Refrigerators of Antiquity

Even some 1500 years ago, people in the Far East knew ways to cool their food and drinks. To do so, ice is crushed and mixed with salt. The “refrigerant” that is created can drop the temperature down to as low as -21° Celsius!

This method was brought to Europe by mariners, though not until centuries later. The method they introduced involved cutting blocks out of the ice that covered lakes and rivers, which would then be stored in deep cellars under a layer of straw. This would then be used to cool drinks in summertime. If they needed particularly low temperatures, they would crush the ice and mix it with salt, thus creating the “refrigerant” we mentioned.

Refrigerant Mixture

You will need

  • ca. 1/2 kg ice or snow
  • 150 g salt
  • pickle jar
  • wooden spoon
  • hammer
  • dish towel
  • Wrap the ice cubes in the dish towel and place on an impact-resistant surface. Now smash the ice cubes up as much as possible with the hammer (make sure you don't hit your fingers!)
  • Pour the crushed ice into the pickle jar until you have about 2-3 cm of ice in the bottom, then add about a 1 cm layer of salt, followed by more ice, etc. Stir frequently with the wooden spoon.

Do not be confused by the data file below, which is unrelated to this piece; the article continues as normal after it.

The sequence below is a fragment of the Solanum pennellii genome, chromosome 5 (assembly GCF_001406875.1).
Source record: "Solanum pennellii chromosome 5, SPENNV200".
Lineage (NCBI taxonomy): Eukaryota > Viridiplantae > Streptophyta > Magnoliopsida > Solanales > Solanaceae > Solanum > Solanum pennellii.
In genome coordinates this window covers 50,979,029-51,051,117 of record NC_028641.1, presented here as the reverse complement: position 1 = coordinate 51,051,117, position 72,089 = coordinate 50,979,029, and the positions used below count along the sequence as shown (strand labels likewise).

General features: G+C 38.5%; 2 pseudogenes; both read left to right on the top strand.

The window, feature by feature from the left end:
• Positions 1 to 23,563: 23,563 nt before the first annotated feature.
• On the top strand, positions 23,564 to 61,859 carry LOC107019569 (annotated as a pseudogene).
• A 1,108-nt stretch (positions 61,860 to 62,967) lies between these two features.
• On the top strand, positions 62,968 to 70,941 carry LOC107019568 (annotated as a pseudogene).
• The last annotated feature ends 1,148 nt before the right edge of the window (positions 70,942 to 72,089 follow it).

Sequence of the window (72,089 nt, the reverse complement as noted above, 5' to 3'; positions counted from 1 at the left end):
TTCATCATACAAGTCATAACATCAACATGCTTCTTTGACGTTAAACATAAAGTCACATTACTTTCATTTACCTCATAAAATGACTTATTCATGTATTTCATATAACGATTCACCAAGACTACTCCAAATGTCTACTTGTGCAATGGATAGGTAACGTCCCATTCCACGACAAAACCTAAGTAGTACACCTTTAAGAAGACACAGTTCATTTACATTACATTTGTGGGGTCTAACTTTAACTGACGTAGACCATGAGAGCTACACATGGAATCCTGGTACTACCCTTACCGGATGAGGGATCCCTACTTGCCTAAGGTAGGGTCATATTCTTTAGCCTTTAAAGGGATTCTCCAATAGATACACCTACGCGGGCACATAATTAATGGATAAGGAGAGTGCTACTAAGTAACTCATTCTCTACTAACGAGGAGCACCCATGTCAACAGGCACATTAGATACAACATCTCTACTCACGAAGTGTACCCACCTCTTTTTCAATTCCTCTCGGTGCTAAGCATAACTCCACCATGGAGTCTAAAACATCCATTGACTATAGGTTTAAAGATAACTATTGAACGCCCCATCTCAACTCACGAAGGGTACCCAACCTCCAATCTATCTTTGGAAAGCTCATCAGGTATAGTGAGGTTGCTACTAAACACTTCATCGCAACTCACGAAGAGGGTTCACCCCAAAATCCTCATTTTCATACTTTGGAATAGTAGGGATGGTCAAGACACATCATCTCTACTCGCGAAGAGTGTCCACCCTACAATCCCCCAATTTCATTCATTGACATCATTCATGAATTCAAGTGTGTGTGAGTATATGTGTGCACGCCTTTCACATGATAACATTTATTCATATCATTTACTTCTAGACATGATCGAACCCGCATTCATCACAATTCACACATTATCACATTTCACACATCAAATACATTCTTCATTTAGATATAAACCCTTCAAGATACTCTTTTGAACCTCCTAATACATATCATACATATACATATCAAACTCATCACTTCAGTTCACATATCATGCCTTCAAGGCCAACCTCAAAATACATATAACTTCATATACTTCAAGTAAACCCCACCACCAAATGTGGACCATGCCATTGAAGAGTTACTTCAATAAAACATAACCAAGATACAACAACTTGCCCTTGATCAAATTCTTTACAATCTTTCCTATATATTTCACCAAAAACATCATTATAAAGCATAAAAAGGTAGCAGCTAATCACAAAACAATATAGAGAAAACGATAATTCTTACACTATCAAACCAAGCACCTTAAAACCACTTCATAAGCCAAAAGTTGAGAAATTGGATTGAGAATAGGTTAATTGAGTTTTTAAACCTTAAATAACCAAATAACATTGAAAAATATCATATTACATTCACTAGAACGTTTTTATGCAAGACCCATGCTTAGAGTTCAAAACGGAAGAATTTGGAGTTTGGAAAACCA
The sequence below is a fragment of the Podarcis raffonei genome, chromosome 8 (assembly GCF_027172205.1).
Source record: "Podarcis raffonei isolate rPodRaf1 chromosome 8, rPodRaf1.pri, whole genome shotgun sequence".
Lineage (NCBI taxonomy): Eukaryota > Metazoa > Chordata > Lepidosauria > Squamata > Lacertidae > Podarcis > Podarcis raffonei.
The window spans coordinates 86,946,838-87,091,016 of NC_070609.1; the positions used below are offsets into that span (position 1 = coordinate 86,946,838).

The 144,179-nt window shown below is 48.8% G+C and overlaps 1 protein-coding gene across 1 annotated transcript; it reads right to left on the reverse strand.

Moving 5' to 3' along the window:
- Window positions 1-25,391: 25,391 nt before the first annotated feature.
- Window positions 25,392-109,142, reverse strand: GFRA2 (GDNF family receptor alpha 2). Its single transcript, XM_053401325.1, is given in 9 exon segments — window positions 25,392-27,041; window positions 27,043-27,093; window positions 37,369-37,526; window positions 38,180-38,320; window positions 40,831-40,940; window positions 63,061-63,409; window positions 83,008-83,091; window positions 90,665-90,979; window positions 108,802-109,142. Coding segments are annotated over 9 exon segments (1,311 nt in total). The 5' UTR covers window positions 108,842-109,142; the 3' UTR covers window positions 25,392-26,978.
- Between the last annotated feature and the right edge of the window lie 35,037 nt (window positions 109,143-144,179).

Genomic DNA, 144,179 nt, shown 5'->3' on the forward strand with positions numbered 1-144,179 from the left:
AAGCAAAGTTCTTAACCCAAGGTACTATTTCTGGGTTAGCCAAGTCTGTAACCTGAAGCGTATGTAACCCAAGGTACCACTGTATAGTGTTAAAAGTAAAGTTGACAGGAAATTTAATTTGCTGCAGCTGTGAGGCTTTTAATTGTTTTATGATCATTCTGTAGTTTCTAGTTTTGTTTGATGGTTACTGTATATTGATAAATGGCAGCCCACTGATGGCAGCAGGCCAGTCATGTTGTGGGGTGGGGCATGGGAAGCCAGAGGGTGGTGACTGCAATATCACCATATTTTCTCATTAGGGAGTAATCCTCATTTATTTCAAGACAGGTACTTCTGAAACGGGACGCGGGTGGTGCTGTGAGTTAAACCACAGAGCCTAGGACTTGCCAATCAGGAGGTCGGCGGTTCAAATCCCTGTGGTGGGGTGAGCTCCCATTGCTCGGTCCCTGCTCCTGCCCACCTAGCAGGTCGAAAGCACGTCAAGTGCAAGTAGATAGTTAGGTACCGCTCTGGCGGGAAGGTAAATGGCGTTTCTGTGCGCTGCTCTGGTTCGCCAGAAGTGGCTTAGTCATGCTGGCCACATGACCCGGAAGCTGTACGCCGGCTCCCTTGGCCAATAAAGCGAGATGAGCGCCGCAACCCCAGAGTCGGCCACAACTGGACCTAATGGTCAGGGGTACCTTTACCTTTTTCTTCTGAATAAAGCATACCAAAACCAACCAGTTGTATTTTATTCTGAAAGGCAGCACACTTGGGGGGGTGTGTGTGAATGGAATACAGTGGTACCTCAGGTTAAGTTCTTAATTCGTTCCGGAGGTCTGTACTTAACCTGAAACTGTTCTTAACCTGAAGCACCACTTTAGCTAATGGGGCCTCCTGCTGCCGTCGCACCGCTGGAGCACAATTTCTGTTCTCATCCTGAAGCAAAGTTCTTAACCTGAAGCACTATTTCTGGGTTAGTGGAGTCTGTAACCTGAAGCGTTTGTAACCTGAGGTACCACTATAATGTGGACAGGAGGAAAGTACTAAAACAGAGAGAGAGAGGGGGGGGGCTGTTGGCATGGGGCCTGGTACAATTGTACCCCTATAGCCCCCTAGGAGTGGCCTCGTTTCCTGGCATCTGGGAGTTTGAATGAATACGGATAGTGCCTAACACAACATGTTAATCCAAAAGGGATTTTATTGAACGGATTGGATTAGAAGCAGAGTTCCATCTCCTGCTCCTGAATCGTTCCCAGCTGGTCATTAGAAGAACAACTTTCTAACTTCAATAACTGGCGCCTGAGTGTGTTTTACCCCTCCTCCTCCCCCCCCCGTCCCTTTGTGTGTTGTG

• Now, before the mixture you have created becomes too hard, stick a thermometer into it and observe as the temperature drops.


If you mix salt and water, the salt always wants to dissolve in the water. But in this experiment, you first have to melt the ice before the salt has a chance to melt.
The ice begins to melt on the surface, and the salt immediately dissolves in the water. This reaction also requires heat, however, in order for it to happen. This heat is drawn from the environment, which in turn cools down as a consequence. The result is temperatures as low as -21° C!
This technique was known by the Romans. At that time, they used salts which had formed on the walls of horse stables. This wasn’t kitchen salt, rather saltpeter, which consists mainly of ammonium nitrate. Ammonium nitrate is formed when slurry breaks down due to bacteria. Napoleon’s soldiers used this same technique, though in their case it was a byproduct of manufacturing gunpowder. Gunpowder used in weapons of those days was made from saltpeter, charcoal and sulfur.